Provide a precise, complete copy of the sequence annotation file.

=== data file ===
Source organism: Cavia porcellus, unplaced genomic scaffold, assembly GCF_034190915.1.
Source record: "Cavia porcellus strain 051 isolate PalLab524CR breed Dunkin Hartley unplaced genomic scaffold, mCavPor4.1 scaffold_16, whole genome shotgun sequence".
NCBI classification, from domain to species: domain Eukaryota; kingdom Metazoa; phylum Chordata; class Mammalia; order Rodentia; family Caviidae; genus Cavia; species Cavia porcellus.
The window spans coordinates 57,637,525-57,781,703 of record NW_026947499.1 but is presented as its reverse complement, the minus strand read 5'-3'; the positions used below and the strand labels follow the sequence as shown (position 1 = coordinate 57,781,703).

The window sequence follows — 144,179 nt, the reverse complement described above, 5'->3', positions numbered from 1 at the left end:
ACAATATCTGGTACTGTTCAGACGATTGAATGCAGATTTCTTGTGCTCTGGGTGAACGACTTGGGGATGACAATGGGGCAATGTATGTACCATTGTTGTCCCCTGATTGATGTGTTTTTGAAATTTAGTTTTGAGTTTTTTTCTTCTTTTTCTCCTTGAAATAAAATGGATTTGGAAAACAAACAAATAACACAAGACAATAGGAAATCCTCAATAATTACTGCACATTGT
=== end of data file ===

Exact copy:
Source organism: Cavia porcellus, unplaced genomic scaffold, assembly GCF_034190915.1.
Source record: "Cavia porcellus strain 051 isolate PalLab524CR breed Dunkin Hartley unplaced genomic scaffold, mCavPor4.1 scaffold_16, whole genome shotgun sequence".
NCBI classification, from domain to species: domain Eukaryota; kingdom Metazoa; phylum Chordata; class Mammalia; order Rodentia; family Caviidae; genus Cavia; species Cavia porcellus.
The window spans coordinates 57,637,525-57,781,703 of record NW_026947499.1 but is presented as its reverse complement, the minus strand read 5'-3'; the positions used below and the strand labels follow the sequence as shown (position 1 = coordinate 57,781,703).

The window sequence follows — 144,179 nt, the reverse complement described above, 5'->3', positions numbered from 1 at the left end:
ACAATATCTGGTACTGTTCAGACGATTGAATGCAGATTTCTTGTGCTCTGGGTGAACGACTTGGGGATGACAATGGGGCAATGTATGTACCATTGTTGTCCCCTGATTGATGTGTTTTTGAAATTTAGTTTTGAGTTTTTTTCTTCTTTTTCTCCTTGAAATAAAATGGATTTGGAAAACAAACAAATAACACAAGACAATAGGAAATCCTCAATAATTACTGCACATTGT